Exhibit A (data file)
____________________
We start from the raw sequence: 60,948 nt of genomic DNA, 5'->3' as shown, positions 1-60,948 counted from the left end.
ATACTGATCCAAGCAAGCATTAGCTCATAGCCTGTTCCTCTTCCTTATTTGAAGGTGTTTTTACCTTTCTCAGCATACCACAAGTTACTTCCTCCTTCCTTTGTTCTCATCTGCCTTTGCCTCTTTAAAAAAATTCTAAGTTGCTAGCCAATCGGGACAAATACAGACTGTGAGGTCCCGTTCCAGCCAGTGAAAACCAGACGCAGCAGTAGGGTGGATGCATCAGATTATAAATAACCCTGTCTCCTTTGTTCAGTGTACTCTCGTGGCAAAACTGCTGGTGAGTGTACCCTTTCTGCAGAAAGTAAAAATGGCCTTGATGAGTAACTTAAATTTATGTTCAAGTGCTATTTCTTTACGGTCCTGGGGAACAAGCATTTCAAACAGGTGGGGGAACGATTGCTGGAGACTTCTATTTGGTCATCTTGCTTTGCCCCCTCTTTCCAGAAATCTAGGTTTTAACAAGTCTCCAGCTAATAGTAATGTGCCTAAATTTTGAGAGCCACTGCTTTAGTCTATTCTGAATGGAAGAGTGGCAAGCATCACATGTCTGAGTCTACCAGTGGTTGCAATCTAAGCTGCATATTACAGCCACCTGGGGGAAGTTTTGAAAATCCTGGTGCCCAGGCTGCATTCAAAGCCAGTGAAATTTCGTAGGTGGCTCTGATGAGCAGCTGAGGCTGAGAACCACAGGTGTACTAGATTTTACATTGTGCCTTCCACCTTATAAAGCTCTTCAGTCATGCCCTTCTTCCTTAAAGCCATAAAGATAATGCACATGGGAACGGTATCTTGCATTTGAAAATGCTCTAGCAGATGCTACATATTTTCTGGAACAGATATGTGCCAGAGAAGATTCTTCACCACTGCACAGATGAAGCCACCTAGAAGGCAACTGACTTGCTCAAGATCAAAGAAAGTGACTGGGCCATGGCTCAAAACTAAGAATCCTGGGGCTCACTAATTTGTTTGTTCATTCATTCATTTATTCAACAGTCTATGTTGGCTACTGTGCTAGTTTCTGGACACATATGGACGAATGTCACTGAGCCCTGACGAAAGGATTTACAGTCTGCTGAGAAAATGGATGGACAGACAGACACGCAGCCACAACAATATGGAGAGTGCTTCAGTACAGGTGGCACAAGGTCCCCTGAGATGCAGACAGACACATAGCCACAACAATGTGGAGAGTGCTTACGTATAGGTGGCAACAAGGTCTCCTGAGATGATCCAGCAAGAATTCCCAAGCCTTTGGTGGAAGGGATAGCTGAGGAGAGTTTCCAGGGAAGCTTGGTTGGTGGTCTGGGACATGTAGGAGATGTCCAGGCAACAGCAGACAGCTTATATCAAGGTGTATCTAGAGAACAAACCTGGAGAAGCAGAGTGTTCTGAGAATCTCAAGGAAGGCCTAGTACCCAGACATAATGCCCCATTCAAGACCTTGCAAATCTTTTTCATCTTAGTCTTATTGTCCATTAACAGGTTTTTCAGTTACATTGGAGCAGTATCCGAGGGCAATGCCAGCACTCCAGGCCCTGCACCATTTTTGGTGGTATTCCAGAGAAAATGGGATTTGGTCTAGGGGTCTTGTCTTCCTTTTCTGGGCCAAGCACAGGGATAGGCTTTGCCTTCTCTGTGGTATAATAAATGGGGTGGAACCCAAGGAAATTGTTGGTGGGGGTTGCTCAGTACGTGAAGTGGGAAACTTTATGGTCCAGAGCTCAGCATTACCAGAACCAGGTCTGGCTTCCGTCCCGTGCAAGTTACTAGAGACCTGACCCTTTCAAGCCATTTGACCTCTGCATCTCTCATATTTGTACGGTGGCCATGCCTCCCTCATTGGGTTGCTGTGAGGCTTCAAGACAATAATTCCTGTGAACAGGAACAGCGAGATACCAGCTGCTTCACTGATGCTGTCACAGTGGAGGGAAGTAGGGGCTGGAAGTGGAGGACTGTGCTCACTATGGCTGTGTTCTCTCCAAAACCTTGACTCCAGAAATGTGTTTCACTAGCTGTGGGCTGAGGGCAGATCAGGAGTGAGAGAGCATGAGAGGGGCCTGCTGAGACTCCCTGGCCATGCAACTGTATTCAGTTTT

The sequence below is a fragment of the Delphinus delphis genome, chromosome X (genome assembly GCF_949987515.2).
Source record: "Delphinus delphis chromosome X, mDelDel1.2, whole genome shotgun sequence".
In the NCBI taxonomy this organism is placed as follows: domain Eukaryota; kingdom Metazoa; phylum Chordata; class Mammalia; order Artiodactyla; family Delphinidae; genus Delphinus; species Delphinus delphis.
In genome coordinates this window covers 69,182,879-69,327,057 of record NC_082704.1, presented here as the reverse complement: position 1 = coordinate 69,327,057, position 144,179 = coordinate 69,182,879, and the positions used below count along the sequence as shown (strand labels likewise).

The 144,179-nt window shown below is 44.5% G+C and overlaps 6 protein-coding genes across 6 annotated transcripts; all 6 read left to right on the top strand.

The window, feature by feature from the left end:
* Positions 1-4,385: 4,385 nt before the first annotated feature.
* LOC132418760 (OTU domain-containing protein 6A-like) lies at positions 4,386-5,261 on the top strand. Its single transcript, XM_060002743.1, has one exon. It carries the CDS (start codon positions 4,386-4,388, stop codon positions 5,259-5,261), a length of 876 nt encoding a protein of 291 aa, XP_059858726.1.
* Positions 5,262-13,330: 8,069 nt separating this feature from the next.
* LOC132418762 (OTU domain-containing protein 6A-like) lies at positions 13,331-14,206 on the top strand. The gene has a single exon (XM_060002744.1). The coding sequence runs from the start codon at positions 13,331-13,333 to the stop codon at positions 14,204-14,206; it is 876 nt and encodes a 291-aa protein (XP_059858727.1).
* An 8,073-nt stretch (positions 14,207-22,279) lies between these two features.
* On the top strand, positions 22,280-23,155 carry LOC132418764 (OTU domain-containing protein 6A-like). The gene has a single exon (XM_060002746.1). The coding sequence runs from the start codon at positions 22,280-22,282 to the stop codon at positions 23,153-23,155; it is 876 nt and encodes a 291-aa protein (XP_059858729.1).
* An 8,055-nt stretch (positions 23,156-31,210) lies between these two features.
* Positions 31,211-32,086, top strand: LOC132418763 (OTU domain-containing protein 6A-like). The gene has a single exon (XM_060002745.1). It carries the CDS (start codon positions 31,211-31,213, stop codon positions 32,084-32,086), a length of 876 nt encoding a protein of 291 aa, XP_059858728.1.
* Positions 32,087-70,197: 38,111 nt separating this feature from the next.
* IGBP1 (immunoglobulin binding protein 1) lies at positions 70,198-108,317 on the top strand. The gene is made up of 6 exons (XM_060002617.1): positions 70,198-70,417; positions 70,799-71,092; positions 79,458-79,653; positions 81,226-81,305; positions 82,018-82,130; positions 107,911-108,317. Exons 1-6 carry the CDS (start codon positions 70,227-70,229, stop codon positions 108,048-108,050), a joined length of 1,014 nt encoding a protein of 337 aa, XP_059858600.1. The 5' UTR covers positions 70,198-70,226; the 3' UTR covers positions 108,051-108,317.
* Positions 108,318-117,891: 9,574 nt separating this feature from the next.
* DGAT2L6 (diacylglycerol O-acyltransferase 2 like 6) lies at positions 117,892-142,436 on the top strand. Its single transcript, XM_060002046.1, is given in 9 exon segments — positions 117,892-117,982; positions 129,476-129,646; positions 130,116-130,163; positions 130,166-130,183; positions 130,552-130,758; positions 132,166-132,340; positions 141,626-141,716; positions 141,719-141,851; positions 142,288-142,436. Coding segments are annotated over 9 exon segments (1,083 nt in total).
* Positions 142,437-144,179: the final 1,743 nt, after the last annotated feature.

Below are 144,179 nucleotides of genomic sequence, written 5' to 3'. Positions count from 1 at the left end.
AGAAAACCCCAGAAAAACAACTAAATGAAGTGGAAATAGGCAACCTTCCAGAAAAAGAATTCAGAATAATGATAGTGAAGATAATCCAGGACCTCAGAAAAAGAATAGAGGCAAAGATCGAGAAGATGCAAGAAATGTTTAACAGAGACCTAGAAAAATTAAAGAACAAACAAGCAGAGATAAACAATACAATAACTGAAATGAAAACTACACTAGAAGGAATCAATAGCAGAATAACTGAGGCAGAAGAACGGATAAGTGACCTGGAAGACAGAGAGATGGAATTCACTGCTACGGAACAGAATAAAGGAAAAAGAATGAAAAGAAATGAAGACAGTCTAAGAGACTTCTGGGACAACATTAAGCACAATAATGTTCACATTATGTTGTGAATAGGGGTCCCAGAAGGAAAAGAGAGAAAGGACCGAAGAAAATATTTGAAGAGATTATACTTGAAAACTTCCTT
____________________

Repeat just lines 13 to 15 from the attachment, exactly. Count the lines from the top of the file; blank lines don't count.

* An 8,073-nt stretch (positions 14,207-22,279) lies between these two features.
* On the top strand, positions 22,280-23,155 carry LOC132418764 (OTU domain-containing protein 6A-like). The gene has a single exon (XM_060002746.1). The coding sequence runs from the start codon at positions 22,280-22,282 to the stop codon at positions 23,153-23,155; it is 876 nt and encodes a 291-aa protein (XP_059858729.1).
* An 8,055-nt stretch (positions 23,156-31,210) lies between these two features.